Recently I had a client ask me about Kelly Blue Book and if it should be considered the best way to determine the price on a used car. In other words, can I expect to pay what the “book” says? And if I am selling my car, is it best to look up the value on my car, and price it according to the price guide without doing any further research? Is Kelly Blue Book accurate?
The short answer is no. Let me explain what goes into these price guidelines.
Dealers use Kelly Blue Book to establish the value of trade-ins as well as comparing numbers to set their lot prices. Private sellers use it as the bible in selling their personal cars.
It is by far the most popular and, dare I say, “trusted” guide.
The misconception about KBB is that they are “setting” prices. This is not true. They are actually in the business of “tracking” prices. It really comes down supply and demand and KBB is simply following the trail. Sometimes it takes a while for the information to get to KBB and reported in their pricing charts. In order to post prices they use an algorithm that takes prices posted on Autotrader which is the most widely used car selling site on the internet (and owned by KBB). They also derive sale prices from major weekly auto auctions. By having such a broad band of information to pull from, KBB has indeed positioned itself as the most accurate and authoritative evaluation price guide whose numbers compare favorably with the real world.
However there are problems with any price guides. For instance prices started to cave-in on big gas guzzling SUV’s about year 2008 due to low demand. KBB eventually got that into their price guides, but it took a while and the guide was misleading while that data made its way through the pipeline. Conversely the price will also be skewed with high demand vehicles. For instance, if I pull up a Private Party 1998 Toyota Camry with 100,000 miles in excellent condition, KBB has the Camry priced at $3,123 (at the time of this writing). You would be hard pressed to find one being sold by a private party for that little unless someone was foolish enough to follow the guide. Real world price on a car such as that is easily $4000-$5,000, much more than than what the good book says. The reason? Demand, and plenty of it.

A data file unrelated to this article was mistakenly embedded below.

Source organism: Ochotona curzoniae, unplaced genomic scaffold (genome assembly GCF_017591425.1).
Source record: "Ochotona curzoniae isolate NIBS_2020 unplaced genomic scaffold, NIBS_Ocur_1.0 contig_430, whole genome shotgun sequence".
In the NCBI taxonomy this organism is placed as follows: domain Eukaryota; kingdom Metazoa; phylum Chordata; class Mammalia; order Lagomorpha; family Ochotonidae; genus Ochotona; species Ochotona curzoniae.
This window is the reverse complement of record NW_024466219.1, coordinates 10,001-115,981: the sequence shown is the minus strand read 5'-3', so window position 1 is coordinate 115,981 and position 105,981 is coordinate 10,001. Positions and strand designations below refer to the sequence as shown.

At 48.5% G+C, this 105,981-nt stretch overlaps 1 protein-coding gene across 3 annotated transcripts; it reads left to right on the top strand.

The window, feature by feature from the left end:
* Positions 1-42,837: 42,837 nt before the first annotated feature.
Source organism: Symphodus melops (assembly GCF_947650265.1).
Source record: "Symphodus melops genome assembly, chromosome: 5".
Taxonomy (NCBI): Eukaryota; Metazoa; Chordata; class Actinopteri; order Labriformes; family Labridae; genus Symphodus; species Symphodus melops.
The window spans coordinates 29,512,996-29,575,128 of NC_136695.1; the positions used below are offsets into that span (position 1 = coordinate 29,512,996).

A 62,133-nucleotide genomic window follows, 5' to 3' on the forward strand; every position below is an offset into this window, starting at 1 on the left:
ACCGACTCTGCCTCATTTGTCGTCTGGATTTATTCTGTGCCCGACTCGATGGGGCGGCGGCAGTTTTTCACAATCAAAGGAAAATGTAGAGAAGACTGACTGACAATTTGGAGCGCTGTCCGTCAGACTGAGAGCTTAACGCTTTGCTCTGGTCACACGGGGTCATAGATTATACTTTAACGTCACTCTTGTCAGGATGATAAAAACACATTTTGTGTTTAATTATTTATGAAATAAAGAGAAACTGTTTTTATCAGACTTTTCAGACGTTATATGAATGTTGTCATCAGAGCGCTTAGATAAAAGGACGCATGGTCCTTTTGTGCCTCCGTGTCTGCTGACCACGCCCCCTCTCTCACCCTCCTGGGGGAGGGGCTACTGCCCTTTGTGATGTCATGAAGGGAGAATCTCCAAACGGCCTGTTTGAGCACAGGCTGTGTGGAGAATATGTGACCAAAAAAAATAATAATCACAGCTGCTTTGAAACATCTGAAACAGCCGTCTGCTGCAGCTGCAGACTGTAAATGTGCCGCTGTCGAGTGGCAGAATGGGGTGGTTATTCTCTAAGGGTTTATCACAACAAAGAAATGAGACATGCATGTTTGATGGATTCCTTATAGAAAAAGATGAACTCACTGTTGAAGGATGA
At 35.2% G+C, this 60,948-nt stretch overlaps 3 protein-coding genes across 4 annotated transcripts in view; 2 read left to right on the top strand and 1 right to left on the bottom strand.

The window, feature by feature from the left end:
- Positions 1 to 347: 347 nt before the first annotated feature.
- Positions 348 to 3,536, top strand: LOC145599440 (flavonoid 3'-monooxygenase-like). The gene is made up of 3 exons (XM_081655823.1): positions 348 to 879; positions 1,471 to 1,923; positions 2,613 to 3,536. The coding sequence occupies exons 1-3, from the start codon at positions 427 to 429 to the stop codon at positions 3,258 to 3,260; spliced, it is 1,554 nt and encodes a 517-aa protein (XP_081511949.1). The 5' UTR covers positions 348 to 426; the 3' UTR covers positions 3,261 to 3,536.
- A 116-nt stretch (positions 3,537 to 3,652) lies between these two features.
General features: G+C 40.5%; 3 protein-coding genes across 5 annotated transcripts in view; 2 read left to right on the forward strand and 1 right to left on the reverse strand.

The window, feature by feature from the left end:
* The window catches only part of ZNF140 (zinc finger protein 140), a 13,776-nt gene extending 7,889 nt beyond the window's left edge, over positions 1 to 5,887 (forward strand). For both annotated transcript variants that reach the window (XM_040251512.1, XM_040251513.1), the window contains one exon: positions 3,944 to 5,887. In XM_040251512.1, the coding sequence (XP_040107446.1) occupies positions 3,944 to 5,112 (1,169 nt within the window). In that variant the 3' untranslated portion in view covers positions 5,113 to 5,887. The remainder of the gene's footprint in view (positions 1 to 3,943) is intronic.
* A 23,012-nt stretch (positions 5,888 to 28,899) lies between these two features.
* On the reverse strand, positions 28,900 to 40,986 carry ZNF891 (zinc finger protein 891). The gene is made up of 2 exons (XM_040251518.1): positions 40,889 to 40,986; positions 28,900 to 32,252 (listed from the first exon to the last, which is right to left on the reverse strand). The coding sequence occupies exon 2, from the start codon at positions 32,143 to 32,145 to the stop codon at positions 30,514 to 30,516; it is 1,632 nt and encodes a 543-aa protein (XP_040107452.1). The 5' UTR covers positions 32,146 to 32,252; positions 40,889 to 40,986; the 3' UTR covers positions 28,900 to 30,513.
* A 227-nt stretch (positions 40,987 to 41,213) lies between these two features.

As a side note Edmunds.com has that same car in “outstanding condition” at a ridiculous $2,835. If I sold a Camry for a client according to those prices I would need to get a new cell phone plan due to a explosion of incoming calls, and I would be guilty of not doing my homework. If I bought a Camry for a client according to those prices I would be getting the bargain of the year (and an outstanding car).
At the moment, and for the past couple years, there has been much more demand for used cars. As a result of the economic down turn people are looking for good quality used cars as opposed to new. Add to that the ever increasing quality of cars (mainly from Japan and Korea) which has made the used car option more reasonable than ever. The result has been an amped up demand and Kelley Blue Book is trying to track that uptick. Sometimes they lag behind, especially on older models. Keep in mind that the older the model, the broader the differences between Excellent and Fair. The older a car model, the fewer there will be in “Excellent” condition (supply). This in turn drives up the price (demand). That’s tricky to keep track of.
So what is the best way to go about evaluating the price on a car? What is the best guide to help you determine fair pricing? There are three main guides that one can refer to: KBB, Edmunds.com and NADA.com. All of them use different algorithms but the best way is to check all three and then check online for similar vehicles for sale. Dealers will often have the best knowledge about the law of supply and demand (their profit margins depend on that). That will give you a good solid overview. If there is a discrepancy, then figure out why that is. It takes a bit of digging but you will find the sweet spot for your purchase or sale price. If you are selling your car and the phone does not ring then you have it priced too high. If it rings off the hook you have it priced too low.
If you are buying a car and you are wondering what you should pay, you can use KBB as a guide. But keep in mind this: People who are selling their cars view the condition of their own cars rather optimistically. Like a bad marriage there is so much emotional attachment they overlook the obvious. It is very rare to see a car that ranks higher than what people think their car condition ranks. Most people rank their cars as “excellent” no matter what the condition. Indeed beauty is in the eyes of the beholder. Therefore it is you, the informed buyer, that needs to educate the seller by having the very definitions of Excellent/ very good/ good/ fair on hand printed out from the KBB site. Quote it verbatim and see if you can knock some sense into them. Of course if the seller has numerous calls on the car and people are lining up behind you to buy it, well your pleas will fall on deaf ears.
So, in summary, KBB and Edmunds are just guides. They are not the be all and end all. Whatever the market will bear is what the prices will be. In the end it is all about the quality of the car rather than the quality of the price. Pay the premium and look for excellence, even if you are paying above Blue Book. You can get a good deal on a bad car all day long. The trick is to get a fair deal on a great car. After all, the bitterness of poor quality remains long after the sweetness of low price is forgotten.
Greg Macke- Your Car Angel
Greg Macke is a car blogger and author of “My 7 Secrets to Buying a High Quality Used Car”. He is a professional car buyer and consumer advocate working closely in the industry to improve the buyer’s experience. His high quality car buying tutorials offer help to the car buying public. – See more at: https://carbuyingsupport.com/